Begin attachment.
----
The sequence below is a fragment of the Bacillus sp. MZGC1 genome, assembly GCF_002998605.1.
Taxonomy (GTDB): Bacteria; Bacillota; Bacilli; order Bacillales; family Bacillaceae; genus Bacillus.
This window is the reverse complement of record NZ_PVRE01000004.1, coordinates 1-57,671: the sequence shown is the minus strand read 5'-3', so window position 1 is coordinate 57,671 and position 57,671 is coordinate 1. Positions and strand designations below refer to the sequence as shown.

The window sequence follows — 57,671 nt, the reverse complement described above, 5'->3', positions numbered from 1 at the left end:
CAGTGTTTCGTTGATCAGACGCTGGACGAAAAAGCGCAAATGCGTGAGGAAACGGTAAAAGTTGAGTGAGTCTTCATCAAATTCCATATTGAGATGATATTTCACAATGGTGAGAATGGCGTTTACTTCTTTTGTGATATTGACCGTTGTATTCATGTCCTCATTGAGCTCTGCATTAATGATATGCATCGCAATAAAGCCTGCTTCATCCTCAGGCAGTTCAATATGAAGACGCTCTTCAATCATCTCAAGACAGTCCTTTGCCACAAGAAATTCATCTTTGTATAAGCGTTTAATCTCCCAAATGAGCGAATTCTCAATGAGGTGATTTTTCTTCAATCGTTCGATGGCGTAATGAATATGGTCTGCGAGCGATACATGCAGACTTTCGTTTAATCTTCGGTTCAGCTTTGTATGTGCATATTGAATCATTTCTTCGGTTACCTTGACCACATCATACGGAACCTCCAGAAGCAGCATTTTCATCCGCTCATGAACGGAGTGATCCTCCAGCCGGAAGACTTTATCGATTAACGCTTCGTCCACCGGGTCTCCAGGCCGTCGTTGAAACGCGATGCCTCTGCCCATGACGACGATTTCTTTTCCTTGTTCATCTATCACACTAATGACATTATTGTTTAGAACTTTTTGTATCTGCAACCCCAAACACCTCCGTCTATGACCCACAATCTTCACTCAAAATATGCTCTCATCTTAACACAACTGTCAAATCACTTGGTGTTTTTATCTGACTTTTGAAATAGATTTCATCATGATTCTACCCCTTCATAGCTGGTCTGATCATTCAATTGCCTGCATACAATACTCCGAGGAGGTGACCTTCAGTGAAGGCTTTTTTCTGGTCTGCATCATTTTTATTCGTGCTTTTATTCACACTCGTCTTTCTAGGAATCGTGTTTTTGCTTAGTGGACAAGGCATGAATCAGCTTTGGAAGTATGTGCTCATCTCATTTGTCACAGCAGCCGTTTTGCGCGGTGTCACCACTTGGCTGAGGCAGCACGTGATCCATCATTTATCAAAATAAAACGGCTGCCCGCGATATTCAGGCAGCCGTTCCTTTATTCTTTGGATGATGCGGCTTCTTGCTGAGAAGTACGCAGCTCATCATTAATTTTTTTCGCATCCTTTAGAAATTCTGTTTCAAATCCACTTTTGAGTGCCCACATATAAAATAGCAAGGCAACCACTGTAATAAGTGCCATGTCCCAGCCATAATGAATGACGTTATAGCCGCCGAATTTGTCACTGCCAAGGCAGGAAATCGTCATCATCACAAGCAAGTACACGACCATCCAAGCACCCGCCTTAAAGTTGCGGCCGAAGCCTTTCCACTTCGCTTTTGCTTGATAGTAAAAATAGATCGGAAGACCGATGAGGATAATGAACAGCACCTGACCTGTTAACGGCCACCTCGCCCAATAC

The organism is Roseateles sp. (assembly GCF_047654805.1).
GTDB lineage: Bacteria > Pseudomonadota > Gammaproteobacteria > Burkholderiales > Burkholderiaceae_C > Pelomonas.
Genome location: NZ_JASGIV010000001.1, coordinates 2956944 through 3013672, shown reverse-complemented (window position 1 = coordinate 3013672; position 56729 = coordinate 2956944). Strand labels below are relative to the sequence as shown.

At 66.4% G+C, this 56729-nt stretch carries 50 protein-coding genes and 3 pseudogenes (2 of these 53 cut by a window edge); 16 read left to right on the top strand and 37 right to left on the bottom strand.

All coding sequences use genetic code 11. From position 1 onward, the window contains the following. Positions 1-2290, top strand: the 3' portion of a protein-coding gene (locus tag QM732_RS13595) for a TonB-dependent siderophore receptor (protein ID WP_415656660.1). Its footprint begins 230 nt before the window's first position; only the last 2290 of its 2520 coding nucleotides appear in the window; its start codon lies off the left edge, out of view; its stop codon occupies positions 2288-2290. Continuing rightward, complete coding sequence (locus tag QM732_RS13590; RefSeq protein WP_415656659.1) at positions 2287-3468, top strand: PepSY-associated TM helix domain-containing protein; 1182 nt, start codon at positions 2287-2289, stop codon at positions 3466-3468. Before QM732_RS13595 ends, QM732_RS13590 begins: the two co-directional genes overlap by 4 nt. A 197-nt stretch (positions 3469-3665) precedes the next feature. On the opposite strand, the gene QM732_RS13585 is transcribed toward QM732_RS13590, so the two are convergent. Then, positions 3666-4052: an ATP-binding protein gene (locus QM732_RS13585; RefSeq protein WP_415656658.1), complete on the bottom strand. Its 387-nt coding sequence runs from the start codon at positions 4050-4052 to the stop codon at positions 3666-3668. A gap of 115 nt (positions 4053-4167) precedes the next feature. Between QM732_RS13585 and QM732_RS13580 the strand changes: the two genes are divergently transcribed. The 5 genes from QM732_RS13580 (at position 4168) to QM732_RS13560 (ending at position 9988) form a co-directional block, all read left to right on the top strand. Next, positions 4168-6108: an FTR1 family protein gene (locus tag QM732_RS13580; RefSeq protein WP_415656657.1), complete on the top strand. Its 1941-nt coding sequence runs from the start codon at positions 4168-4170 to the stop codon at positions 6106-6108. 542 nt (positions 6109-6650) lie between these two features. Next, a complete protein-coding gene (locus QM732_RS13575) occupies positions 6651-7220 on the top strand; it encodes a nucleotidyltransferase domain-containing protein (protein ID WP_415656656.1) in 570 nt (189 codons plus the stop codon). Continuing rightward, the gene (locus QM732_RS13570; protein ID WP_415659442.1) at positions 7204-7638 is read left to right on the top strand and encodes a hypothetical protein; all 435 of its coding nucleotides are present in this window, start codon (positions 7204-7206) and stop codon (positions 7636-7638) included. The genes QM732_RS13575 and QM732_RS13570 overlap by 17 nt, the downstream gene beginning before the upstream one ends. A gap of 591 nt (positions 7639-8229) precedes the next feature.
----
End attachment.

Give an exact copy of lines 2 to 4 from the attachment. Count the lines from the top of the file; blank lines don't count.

Taxonomy (GTDB): Bacteria; Bacillota; Bacilli; order Bacillales; family Bacillaceae; genus Bacillus.
This window is the reverse complement of record NZ_PVRE01000004.1, coordinates 1-57,671: the sequence shown is the minus strand read 5'-3', so window position 1 is coordinate 57,671 and position 57,671 is coordinate 1. Positions and strand designations below refer to the sequence as shown.

The window sequence follows — 57,671 nt, the reverse complement described above, 5'->3', positions numbered from 1 at the left end: